by James Lindhorst
December 15, 2022
The Midnight Company will open its 2023 season with what is becoming the most highly anticipated event of the coming St. Louis theatre season. The company's first show is the world premiere of a theatrical cabaret show JUST ONE LOOK based on the life of pop superstar Linda Ronstadt written by Midnight's artistic director Joe Hanrahan. In the 1970s Ronstadt was the queen of the pop charts and would sell out stadiums worldwide. Ronstadt's hits included, "When Will I Be Loved," "You're No Good" "It's so Easy," "Poor Poor Pitiful Me," "Blue Bayou" and dozens more hits that topped the pop charts. She was featured on the cover of The Rolling Stone magazine six times. When Cameron Crowe wrote his 1976 article for The Rolling Stone, Ronstadt had three consecutive platinum albums and there was no bigger name in music on the planet. BroadwayWorld had the opportunity to sit down with Kelly Howe who will play Linda Ronstadt and playwright, director and actor Joe Hanrahan who will play an aging reporter who finally gets his long-coveted interview with Ronstadt.
Hanrahan and Howe shared that for all of Ronstadt's commercial success and the household name that she once was, her absence from the music business has resulted in younger generations not having an awareness of her music. Ronstadt was forced into an abrupt retirement due to her battle with Parkinson's Disease that has robbed her of her voice. Howe said, "I'm finding that people in their 30's don't know who she (Ronstadt) is." Hanrahan shared that this production gives us the opportunity to educate the younger generation on an artist who had an amazing voice. Baby Boomers and early Generation X-ers, who remember her music, will have a great sense of nostalgia from this production and buy tickets based on their love of her music. But this production gives Hanrahan and Howe the opportunity to introduce an incredible catalogue of music to younger generations of music lovers and theatre goers who may be less familiar with Ronstadt's work.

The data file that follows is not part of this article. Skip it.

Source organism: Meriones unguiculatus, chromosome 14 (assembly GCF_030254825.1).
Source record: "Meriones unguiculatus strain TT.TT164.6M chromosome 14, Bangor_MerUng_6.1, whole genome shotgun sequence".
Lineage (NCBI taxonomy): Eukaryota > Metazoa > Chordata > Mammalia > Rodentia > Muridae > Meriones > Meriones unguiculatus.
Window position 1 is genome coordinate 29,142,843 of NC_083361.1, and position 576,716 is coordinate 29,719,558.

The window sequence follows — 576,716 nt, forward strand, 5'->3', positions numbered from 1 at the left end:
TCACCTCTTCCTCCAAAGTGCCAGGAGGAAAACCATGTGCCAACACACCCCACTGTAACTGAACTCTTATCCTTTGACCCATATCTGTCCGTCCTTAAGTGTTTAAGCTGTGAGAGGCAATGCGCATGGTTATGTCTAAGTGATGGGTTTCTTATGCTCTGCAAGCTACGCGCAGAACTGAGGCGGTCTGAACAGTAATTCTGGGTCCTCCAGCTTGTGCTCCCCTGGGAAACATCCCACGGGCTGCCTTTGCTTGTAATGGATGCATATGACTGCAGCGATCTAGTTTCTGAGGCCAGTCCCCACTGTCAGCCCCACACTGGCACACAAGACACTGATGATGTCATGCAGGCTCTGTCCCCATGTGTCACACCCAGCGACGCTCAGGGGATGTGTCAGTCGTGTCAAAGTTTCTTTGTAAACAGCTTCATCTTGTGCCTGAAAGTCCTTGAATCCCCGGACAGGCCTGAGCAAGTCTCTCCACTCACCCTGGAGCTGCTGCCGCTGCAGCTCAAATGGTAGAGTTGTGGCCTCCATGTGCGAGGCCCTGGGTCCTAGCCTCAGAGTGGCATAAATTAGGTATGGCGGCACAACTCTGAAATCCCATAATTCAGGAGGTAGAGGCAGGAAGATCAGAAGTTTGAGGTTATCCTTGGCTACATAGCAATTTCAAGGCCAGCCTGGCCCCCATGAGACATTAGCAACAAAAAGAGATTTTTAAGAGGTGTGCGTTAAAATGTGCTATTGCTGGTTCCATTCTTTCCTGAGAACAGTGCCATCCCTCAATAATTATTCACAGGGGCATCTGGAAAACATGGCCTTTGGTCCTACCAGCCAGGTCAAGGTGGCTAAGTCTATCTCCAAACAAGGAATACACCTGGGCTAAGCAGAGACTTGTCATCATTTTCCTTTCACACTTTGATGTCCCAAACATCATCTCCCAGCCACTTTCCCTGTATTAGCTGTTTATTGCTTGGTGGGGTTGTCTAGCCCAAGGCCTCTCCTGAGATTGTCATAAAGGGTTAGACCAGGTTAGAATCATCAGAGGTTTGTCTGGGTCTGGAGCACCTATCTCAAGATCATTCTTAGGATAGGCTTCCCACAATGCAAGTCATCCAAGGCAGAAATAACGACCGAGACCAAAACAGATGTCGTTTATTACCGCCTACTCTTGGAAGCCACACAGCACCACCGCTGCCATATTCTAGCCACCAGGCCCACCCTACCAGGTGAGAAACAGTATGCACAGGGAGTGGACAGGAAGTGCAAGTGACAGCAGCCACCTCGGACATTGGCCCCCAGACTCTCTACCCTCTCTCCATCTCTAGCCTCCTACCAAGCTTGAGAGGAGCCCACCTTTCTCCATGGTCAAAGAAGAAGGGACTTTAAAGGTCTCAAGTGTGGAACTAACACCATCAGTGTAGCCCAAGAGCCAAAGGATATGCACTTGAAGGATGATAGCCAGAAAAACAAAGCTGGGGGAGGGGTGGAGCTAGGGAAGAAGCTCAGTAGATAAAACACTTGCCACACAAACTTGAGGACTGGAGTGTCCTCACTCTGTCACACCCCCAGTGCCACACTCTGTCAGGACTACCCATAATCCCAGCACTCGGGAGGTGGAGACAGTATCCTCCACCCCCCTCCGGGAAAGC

JUST ONE LOOK was born out of the success of last's season show ST LOUIS WOMAN that was the first musical cabaret venture for Midnight Company. Hanrahan approached Howe and asked her if she would be interested in teaming up on another show in this style. It was the perfect meeting of the minds when they both identified that Linda Ronstadt would be an ideal subject for a biopic cabaret show with a theatrical narrative. That's when Hanrahan created the second character in the show, a fictional aging rock 'n roll reporter who has long loved Ronstadt and her music. The reporter introduces Ronstadt and drives the narrative of the singer's life and career, including the musical styles she conquered, her personal relationships with California Governor Jerry Brown and George Lucas, and her political activism that was bred from her relationship with Brown. Howe takes on the heavy lift of singing the catalogue of music from an artist with a prolific range.